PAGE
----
OC Tyler Biadasz, Wisconsin*

6’3” – 321 lbs.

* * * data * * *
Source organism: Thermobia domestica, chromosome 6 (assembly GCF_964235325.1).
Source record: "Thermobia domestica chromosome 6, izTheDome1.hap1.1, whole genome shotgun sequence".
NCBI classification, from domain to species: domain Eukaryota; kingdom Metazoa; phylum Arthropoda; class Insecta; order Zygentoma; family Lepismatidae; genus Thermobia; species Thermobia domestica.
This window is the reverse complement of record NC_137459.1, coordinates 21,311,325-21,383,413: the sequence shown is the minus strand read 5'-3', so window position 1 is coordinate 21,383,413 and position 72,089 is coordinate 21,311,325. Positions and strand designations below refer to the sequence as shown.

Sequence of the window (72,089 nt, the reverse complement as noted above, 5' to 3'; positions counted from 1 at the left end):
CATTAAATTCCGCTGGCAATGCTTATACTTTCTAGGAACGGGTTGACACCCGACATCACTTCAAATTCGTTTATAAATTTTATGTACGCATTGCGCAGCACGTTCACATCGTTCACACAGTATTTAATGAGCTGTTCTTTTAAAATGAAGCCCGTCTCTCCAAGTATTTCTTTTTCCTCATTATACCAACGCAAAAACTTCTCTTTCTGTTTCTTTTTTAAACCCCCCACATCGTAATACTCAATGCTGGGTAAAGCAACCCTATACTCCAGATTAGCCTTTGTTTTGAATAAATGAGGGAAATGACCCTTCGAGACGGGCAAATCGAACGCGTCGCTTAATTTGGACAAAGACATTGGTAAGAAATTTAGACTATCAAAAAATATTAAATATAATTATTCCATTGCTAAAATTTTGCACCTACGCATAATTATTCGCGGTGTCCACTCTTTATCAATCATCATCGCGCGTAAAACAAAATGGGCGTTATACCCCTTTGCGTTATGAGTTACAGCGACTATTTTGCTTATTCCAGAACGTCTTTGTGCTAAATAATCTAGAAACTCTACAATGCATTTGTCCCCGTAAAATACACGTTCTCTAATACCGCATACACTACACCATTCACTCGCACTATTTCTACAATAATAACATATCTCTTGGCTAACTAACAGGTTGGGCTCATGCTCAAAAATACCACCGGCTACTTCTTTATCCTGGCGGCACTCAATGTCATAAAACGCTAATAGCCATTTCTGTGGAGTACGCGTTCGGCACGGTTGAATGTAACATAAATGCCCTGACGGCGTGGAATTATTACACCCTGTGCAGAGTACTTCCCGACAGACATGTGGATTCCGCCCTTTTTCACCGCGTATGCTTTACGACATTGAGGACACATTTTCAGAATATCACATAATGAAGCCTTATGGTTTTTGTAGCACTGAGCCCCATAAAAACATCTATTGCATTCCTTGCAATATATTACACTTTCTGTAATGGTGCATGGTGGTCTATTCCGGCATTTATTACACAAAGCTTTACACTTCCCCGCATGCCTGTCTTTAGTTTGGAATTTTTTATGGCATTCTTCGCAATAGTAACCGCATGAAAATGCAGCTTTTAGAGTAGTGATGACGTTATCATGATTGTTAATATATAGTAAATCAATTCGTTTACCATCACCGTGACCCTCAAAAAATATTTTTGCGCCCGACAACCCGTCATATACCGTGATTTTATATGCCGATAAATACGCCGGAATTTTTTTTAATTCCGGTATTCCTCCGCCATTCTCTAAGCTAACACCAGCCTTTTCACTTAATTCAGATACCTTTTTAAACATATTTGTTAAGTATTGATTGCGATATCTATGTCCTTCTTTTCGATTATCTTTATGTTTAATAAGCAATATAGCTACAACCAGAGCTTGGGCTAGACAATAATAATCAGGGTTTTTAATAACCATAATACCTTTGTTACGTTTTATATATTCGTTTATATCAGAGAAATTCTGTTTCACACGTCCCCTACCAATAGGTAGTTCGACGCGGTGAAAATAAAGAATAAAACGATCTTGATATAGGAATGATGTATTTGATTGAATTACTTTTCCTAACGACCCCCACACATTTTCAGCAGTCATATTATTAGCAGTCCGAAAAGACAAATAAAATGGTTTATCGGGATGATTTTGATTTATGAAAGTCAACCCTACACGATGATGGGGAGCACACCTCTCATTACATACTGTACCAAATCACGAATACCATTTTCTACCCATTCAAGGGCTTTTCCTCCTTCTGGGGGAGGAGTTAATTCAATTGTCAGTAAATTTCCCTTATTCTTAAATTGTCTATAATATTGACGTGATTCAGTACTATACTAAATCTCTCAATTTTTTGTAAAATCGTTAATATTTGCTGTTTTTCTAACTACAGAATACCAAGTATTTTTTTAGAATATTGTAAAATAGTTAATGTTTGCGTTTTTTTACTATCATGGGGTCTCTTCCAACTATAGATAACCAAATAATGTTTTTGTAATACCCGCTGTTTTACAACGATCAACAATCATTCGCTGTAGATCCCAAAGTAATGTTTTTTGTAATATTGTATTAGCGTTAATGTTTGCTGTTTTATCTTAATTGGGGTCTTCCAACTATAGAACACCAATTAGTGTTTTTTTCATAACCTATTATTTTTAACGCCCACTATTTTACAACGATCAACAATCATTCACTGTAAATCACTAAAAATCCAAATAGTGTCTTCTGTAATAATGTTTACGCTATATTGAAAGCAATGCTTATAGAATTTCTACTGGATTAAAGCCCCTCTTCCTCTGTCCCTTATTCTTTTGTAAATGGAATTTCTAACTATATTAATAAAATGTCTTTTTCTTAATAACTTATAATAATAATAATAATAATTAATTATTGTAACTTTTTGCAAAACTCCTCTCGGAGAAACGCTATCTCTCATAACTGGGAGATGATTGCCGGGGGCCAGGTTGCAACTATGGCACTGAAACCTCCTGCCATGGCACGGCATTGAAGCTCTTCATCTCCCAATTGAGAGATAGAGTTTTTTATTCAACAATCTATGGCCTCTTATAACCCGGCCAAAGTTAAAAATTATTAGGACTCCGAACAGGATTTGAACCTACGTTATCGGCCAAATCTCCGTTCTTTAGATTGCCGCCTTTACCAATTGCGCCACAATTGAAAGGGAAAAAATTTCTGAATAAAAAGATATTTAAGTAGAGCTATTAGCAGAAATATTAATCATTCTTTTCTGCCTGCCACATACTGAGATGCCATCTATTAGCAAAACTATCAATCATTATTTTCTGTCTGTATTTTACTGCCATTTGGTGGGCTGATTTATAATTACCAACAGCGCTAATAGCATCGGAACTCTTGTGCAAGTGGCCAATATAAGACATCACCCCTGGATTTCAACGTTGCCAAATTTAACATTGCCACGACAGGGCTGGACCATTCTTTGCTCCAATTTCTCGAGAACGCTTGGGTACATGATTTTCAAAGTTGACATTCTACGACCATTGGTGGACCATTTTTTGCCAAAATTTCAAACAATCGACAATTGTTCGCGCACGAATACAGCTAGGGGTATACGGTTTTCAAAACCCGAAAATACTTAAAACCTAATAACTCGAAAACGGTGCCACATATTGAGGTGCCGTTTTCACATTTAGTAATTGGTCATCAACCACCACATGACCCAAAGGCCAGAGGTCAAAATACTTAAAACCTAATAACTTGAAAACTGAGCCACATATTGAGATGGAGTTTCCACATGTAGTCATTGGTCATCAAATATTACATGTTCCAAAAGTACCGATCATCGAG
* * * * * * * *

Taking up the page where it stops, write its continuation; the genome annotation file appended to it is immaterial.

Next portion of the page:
Has been starting at center since his freshman season, totaling forty-one games over the past three years before foregoing his senior season in order to declare for the draft. Was this year’s recipient of the Rimington Award, annually given to the nation’s top center. A little bit on the short side for a pro interior lineman, but with excellent bulk. Tough and workmanlike blocker who can execute in a phone booth. Has a lot of power in his hands and is capable of locking on, using his upper body to generate torque, and twisting opposing defensive tackles to the ground. Understands positioning and can successfully maneuver himself and utilize his lower-body strength in order to wall off defenders. Occasionally, can knock opposing defenders off-balance on initial contact and pick up pancake blocks. Overall athleticism is about average for his size, but has just enough short-area quickness to chip one defender and secure another block. Not the rangiest in terms of climbing the second level, was asked to do that in Wisconsin’s offense and flashes the ability to engulf linebackers a few yards downfield. Was also tasked with pulling fairly regularly, although he’ll probably be better-suited in an inline/power blocking scheme at the pro level. Pad level can rise and legs can occasionally go dead on contact, limiting the amount of push he generates. Will occasionally lower his head and end up on the ground. Plays with a wide base in pass protection. For the most part, is able to keep his back straight and getting his arms extended, although because of his lack of ideal height and length, can sometimes get caught lunging. Looks comfortable handling power; low center of gravity and thick lower body allow him to absorb bull-rushes without being walked back into the pocket. Actively seeks out teammates to help when he’s not dealing with a rusher of his own. However, is not the most fluid and laterally quick prospect; movements can be a little bit stilted. Despite not always making it look pretty, is able to rely on his bulk and lower-body strength to get the job done most of the time in pass protection. A three-year starter from one of college football’s most respected offensive line factories, he brings pro-ready smarts, bulk, and strength but his overall athleticism leaves something to be desired, and may limit the number of teams who view him as a scheme fit. Has gotten some first-round hype but seems more like a second-day option.

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